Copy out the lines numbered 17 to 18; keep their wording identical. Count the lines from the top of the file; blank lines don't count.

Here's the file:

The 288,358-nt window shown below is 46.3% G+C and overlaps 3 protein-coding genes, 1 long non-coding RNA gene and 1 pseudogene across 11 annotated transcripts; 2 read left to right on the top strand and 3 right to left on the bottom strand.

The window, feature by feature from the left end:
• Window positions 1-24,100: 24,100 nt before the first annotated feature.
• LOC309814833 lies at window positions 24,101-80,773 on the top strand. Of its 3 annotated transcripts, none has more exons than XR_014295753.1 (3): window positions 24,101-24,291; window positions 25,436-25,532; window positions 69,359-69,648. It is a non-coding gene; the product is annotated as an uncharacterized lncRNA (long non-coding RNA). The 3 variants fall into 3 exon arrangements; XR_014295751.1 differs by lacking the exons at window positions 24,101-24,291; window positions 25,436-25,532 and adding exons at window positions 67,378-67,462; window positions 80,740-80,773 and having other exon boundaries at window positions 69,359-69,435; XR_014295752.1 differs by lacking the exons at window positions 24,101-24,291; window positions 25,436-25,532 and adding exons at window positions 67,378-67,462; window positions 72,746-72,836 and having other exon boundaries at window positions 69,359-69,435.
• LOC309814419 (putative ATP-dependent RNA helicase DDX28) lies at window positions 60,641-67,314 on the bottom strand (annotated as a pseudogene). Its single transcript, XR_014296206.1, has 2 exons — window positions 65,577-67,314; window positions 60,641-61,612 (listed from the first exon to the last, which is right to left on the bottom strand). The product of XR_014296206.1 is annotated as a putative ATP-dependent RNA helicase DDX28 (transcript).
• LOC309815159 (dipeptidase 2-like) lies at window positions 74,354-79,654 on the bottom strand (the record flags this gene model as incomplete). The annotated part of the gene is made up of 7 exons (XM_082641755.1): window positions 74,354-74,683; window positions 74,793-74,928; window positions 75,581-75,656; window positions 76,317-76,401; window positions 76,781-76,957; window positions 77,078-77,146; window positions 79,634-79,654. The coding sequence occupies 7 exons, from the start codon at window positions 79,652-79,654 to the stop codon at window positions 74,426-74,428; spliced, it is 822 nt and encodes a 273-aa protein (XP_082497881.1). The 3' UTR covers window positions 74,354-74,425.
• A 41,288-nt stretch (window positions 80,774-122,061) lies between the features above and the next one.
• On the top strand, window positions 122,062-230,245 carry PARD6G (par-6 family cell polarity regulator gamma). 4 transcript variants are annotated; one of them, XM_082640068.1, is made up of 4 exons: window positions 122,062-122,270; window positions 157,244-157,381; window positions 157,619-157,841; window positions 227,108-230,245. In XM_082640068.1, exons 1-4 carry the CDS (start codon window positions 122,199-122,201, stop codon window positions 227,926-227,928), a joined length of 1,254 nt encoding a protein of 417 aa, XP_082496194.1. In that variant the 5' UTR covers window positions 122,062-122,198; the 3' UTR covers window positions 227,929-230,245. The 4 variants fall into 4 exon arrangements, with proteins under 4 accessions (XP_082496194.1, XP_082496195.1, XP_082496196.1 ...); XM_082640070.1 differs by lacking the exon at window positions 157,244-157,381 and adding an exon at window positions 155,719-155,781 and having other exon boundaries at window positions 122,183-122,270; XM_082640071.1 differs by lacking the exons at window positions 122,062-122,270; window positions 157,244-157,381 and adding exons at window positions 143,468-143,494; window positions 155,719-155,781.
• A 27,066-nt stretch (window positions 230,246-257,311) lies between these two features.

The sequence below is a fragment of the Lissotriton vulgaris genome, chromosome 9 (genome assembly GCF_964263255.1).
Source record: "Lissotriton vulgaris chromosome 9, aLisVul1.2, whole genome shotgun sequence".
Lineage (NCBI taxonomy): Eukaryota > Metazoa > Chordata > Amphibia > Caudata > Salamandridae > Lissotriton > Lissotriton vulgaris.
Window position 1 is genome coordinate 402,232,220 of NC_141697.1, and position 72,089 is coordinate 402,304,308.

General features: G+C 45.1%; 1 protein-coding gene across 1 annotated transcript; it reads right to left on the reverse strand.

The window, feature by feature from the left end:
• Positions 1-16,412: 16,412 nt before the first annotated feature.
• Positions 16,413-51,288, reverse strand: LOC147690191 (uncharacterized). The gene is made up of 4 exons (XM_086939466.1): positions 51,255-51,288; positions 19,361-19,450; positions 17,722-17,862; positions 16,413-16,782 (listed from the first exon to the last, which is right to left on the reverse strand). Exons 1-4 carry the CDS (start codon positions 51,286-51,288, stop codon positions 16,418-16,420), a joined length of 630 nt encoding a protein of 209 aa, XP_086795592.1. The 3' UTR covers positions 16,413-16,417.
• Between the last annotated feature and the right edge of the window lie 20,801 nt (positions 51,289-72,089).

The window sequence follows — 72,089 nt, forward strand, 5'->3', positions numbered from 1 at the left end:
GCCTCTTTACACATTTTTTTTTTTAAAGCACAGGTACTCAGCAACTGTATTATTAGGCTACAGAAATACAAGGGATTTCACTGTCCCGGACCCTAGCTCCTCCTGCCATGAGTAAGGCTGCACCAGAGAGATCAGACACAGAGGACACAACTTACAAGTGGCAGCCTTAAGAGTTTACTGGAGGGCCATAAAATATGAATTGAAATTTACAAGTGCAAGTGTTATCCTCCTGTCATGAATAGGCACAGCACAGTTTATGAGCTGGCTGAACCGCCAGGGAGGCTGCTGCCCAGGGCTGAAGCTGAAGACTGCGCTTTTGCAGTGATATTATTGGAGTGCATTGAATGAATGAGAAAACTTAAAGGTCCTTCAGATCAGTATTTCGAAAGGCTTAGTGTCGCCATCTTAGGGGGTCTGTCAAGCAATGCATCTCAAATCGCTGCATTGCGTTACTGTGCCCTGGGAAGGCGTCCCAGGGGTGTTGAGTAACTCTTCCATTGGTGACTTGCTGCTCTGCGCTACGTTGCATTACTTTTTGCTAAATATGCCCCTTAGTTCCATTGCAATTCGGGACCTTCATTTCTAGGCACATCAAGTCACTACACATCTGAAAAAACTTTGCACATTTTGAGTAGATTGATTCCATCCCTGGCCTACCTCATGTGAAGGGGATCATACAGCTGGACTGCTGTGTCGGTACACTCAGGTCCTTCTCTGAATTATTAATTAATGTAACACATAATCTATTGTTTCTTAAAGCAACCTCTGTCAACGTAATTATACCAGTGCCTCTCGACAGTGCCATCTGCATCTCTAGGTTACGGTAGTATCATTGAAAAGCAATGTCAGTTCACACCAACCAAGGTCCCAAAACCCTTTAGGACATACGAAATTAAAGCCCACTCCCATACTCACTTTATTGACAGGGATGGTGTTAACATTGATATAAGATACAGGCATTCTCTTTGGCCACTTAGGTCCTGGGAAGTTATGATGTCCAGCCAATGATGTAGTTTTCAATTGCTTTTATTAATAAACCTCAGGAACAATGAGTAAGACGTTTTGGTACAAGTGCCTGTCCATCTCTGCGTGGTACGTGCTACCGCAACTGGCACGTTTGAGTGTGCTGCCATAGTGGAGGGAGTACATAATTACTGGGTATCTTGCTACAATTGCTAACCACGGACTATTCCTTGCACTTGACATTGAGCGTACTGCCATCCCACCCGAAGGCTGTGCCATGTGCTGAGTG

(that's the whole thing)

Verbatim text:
• Positions 16,413-51,288, reverse strand: LOC147690191 (uncharacterized). The gene is made up of 4 exons (XM_086939466.1): positions 51,255-51,288; positions 19,361-19,450; positions 17,722-17,862; positions 16,413-16,782 (listed from the first exon to the last, which is right to left on the reverse strand). Exons 1-4 carry the CDS (start codon positions 51,286-51,288, stop codon positions 16,418-16,420), a joined length of 630 nt encoding a protein of 209 aa, XP_086795592.1. The 3' UTR covers positions 16,413-16,417.
• Between the last annotated feature and the right edge of the window lie 20,801 nt (positions 51,289-72,089).